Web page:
I do believe that concepts like Data Statistics, Relational Algebra, SQL, could be consider part of a Data Science diploma, but, none of this concepts should be consider individually Data Science, by themselves.

Maybe, a new proposal for a Data Science diploma, could be created from this post.


Comment: Theory vs Real World (Score 1) 139

by cyberhooligan77 (#46409241) Attached to: 'Data Science' Is Dead

There are several subjects disscused in this post.

* First, wheter there is a "Data Science" career. Since, I discover how math can be applied to handle data, when learnt Relational Algebra, & Data Normalization, in Collegue, I realized there could be a "Data Science" school diploma. And include OLAP, Key-Value, NoSQL, Statistics data handling, with their respective math theorical support.

* Second, like any other career, there is a diference in how is taught in school, & how is applied in business.

What about the Data Analysis software, the employers require a job candidate, to know before. Reporting Software, OLAP, SQL, other.

* Third, how interesting could be this job positions for a Mathematician, or Data related Programmer ?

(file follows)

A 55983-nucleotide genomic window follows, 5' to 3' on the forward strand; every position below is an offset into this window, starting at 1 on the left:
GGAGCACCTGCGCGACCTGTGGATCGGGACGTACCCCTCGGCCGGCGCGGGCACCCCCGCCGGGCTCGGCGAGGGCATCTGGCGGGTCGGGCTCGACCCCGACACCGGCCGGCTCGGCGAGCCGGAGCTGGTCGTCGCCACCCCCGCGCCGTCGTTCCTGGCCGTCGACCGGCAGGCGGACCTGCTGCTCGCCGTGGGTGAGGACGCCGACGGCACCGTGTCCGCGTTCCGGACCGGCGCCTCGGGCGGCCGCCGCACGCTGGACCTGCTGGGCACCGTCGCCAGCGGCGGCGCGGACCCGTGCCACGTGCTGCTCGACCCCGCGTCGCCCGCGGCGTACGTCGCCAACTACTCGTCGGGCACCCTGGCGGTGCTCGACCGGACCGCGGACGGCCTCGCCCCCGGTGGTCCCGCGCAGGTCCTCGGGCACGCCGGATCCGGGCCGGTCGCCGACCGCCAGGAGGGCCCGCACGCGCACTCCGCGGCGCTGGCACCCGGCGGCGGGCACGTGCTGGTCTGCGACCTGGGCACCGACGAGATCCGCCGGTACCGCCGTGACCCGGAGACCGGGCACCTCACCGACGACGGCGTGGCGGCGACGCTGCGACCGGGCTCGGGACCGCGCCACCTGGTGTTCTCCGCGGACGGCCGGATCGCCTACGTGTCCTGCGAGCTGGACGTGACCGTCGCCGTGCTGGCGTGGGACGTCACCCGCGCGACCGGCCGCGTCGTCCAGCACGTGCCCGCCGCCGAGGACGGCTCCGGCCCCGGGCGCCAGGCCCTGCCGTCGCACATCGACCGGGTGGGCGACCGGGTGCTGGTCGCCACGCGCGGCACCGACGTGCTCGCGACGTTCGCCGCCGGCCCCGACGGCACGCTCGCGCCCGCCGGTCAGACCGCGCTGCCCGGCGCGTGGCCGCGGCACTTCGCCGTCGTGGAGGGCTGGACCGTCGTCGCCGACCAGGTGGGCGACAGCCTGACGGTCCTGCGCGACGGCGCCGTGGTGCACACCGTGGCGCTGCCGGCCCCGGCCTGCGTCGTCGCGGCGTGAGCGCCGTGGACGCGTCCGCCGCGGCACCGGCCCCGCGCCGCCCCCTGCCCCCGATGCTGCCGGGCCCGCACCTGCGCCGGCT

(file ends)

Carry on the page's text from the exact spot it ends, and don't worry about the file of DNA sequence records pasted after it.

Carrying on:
I have received several Data Statistics or Data Bases, or Data Analysts, job offers, all of them, just boring, no future, dead end jobs. Sometimes, well paid, sometimes not.

* Extra Point.

Data Programmer, here, that has some knowledge on Human Resources, & Psychology. I have applied for several (Data related) Programming & Analysts jobs, where I had to solve some (Data or Statistics) Math Evaluations. More than 10 years in the field, & didn't pass them. Many of these H.R. tests are complex, and not related to real world experience.

* Summary. Data Science is not dead, in fact there are two kinds of Data Science, the one that is taught in school, and the one that employers expect.

Just my 2 cents.

Comment: Physical Test does matter (Score 1) 65

by cyberhooligan77 (#46281179) Attached to: DARPA Training Cadets and Midshipmen As Cyber Warriors

Agree, two of the main things that get into conflict, in having goverment cyberwarriors, are mindset & physical fitness.

Even than the goverment could built a goverment a desk job cyber unit, sooner, or later, may need a cyberwarrior unit, where people does know how to hack a network, run some miles carring 40 lbs, and, so on, Geek soldiers, that does do geek stuff, and does do military stuff, at the same time (not just playing Medal of Honor video games).

As a geek whom got interested in the military, can say that the physical stuff wasn't easy, and, the only thing thing that keep me going, is that I am very stubborn.

Comment: Hacker vs Good Programmer (Score 1) 65

by cyberhooligan77 (#46280707) Attached to: DARPA Training Cadets and Midshipmen As Cyber Warriors

I personally disagree on matching "Hacker equals Good Programmer", there are several things that may match, while others don't.

I consider myself a good programmer, I hate the hacker stereotype, yet, I constantly get labeled as a Hacker, even, if I have never cracked a password, and never enter on a network, or any of that kind of stuff.